Nightmare On High Streets

It’s Halloween – and as darkness fell the latest political response to the Covid pandemic was being prepared for broadcast to the nation; with suitable scary effect.

BoJo2After repeated delays the announcement came of closures of all non-essential retail venues and we took another step towards our town centres becoming ghost towns. The aim is to improve the situation in time for Christmas – but in practice the four weeks of closure will blast a big hole in the viability of many retailers. It will, after all, fall in the pre-Christmas shopping peak – a time that would normally see them through a quiet February and March.

Restaurants, clubs and pubs will all be closed – despite them spending millions on providing extensive virus security measures. The office Christmas lunch is most likely cancelled. True the furlough scheme will be extended but that will not save many retailers from collapse.

However with schools, colleges and universities still open the virus still has a route out to infect new victims – and may prove to be a big gap in the lock-down plans.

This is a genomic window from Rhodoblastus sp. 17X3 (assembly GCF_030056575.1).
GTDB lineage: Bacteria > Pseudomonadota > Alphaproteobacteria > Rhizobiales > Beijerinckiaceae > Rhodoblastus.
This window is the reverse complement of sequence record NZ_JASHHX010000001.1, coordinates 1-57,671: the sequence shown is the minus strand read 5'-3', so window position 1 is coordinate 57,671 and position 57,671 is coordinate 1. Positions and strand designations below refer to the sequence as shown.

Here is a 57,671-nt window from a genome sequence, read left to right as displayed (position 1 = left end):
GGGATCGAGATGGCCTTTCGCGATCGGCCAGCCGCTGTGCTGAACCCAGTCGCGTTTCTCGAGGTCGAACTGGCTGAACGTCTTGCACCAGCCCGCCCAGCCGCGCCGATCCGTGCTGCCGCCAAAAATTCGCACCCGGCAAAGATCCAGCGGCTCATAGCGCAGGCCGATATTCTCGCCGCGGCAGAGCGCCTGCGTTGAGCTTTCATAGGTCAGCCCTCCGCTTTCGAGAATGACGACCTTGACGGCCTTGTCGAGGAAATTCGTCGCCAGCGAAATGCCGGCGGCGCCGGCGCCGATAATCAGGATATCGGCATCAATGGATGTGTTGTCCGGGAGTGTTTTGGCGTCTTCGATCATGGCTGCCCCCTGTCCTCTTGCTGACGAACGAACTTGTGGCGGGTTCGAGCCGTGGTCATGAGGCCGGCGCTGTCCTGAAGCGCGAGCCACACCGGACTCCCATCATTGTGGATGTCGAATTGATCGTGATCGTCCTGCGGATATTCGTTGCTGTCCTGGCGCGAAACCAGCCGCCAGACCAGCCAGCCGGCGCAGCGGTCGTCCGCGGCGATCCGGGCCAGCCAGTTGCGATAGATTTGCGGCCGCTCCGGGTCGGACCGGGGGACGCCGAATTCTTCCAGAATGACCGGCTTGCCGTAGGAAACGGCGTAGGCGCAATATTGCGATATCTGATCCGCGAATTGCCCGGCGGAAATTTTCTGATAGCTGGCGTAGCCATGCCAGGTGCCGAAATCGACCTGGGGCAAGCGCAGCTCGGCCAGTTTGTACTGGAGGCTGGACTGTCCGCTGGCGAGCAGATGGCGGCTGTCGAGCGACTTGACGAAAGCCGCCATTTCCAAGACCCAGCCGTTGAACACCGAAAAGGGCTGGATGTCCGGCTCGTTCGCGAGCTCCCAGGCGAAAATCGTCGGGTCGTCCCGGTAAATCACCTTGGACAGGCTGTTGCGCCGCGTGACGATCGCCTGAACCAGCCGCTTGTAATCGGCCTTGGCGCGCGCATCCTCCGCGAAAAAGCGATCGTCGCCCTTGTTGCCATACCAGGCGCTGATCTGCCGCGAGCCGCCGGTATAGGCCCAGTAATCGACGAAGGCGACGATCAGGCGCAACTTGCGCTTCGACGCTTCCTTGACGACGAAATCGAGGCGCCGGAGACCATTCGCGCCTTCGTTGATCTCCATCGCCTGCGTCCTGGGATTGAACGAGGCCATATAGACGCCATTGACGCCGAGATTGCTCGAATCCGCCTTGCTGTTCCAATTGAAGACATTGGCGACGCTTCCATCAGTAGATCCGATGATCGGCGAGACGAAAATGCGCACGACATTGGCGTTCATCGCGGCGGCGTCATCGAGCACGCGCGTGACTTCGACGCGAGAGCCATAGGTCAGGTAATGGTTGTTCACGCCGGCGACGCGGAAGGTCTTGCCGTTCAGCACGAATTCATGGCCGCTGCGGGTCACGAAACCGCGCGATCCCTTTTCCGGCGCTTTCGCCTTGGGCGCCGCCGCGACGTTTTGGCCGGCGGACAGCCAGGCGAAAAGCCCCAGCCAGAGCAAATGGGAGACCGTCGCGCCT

This year has been bad but 2021 will start off worse ….

Going Downhill

At the beginning of the 19th century advances in medicine lead to the establishment of specialist fever or isolation hospitals to treat patients with infectious diseases – such as scarlet fever and smallpox. Early examples in England being the Liverpool Fever Hospital (1801) and the London Fever Hospital (1802). Such hospitals became common in England when laws were enacted requiring the notification of infectious diseases by public health officials.

The Catherine-de-Barnes Isolation Hospital was established in 1907 near Solihull in the West Midlands. It stayed operational into the 1980s – becoming the last in service when the six other remaining NHS isolation hospitals were closed down in 1981. But then in 1987 even this hospital was closed, fumigated and sold for luxury housing. An event that ended almost 200 years of putting patients with highly-contagious diseases in dedicated hospitals.

Back then it was thought that we would never need isolation hospitals again. All the world health challenges were either under control or far away.

NHSNightingaleNWBut in 2020 all the rules changed – to the extent that this year has already seen the Covid worldwide toll reach some 38 million infections and around 1,086,000 known deaths – over 43,000 of them in the UK.